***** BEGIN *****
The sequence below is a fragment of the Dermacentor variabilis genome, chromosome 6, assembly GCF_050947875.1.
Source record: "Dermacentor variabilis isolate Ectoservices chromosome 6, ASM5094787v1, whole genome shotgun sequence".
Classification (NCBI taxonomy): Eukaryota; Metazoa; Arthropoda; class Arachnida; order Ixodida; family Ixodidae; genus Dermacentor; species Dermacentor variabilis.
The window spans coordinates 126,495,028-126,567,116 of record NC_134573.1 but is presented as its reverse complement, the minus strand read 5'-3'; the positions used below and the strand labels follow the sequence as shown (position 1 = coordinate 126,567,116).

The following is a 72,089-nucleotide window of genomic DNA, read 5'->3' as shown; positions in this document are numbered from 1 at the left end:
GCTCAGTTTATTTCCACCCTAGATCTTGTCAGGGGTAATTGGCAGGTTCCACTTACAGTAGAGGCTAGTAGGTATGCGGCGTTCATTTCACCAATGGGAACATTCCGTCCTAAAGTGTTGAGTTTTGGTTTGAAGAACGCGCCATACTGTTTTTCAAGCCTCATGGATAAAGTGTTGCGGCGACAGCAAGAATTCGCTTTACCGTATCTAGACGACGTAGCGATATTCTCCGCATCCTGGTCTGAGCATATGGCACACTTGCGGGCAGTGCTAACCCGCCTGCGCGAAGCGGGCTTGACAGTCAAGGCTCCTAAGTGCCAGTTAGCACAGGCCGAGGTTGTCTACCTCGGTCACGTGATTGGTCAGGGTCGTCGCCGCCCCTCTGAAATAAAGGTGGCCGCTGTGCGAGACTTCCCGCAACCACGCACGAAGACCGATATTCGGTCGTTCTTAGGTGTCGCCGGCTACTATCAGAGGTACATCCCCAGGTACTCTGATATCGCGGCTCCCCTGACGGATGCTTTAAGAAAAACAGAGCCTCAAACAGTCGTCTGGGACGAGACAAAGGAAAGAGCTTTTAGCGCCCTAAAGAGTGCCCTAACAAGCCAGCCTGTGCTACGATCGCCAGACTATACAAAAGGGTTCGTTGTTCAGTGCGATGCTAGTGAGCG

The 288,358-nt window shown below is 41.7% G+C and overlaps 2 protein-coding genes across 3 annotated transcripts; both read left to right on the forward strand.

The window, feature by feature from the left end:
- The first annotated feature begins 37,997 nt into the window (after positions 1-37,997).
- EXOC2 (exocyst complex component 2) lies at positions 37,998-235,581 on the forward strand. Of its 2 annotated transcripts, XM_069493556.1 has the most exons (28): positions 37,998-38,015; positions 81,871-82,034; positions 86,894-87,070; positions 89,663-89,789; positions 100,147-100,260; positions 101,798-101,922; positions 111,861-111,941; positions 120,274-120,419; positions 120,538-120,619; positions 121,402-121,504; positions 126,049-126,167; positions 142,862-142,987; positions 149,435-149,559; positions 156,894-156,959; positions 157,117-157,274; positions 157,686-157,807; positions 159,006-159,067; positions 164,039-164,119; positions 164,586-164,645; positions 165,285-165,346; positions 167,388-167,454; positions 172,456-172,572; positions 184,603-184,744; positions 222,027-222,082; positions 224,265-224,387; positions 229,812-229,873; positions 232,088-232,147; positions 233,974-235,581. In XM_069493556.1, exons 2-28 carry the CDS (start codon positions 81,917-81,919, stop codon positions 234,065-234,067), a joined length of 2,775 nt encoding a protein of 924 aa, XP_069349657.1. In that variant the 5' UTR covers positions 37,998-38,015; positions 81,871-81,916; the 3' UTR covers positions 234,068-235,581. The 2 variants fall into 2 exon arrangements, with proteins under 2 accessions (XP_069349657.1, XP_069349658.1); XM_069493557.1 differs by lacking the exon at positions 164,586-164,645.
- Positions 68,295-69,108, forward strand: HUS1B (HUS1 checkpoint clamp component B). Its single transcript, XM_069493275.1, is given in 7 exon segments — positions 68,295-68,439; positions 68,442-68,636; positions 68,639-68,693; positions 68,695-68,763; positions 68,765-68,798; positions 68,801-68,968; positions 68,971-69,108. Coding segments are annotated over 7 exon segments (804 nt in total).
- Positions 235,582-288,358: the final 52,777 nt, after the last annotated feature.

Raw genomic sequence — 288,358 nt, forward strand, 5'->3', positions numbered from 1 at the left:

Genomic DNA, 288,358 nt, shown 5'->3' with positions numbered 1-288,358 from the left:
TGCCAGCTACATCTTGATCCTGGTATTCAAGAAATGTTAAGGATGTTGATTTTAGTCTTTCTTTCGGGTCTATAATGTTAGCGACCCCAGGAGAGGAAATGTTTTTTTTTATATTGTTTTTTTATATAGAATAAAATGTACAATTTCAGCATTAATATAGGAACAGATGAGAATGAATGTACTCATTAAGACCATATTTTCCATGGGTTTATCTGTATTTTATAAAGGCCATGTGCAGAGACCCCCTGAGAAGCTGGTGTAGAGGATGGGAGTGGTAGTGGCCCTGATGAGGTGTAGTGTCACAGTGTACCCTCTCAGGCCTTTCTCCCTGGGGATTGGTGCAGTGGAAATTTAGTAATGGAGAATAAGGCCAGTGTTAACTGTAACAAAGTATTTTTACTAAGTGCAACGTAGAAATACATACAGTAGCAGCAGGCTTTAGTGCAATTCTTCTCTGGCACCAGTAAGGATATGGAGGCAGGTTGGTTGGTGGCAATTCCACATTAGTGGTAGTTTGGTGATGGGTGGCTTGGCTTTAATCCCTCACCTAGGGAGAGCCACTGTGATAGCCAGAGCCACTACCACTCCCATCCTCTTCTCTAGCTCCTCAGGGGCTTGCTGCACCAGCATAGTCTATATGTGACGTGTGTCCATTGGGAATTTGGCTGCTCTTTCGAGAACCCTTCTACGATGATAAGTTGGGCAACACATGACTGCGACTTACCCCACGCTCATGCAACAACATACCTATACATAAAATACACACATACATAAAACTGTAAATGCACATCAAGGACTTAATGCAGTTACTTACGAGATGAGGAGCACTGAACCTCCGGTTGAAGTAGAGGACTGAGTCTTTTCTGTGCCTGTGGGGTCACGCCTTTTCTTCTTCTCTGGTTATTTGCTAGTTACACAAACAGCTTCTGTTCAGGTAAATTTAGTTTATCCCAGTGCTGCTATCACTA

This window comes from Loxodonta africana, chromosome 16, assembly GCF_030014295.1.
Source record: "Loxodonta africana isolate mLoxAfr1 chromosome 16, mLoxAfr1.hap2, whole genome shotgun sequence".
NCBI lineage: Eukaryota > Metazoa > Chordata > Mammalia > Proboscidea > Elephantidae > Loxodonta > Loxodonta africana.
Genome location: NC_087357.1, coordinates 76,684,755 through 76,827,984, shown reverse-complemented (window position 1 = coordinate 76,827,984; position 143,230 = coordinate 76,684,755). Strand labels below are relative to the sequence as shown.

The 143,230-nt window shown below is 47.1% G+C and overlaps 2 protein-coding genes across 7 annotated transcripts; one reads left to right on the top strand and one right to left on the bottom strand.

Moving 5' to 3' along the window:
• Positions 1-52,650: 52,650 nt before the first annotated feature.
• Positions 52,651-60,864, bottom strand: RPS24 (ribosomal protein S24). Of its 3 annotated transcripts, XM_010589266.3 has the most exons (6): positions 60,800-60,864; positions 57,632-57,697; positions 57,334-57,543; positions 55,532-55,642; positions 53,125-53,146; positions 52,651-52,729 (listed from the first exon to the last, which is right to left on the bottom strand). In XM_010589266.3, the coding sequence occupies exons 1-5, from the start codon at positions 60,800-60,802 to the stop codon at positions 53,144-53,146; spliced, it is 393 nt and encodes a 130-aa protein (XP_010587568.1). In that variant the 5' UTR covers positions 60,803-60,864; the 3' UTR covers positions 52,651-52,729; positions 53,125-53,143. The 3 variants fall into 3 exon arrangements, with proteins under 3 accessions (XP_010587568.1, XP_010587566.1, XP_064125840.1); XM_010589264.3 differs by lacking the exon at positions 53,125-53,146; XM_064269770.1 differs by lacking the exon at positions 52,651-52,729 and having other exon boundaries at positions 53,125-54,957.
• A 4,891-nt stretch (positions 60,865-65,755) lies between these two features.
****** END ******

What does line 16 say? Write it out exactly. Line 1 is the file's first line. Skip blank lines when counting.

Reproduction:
This window comes from Loxodonta africana, chromosome 16, assembly GCF_030014295.1.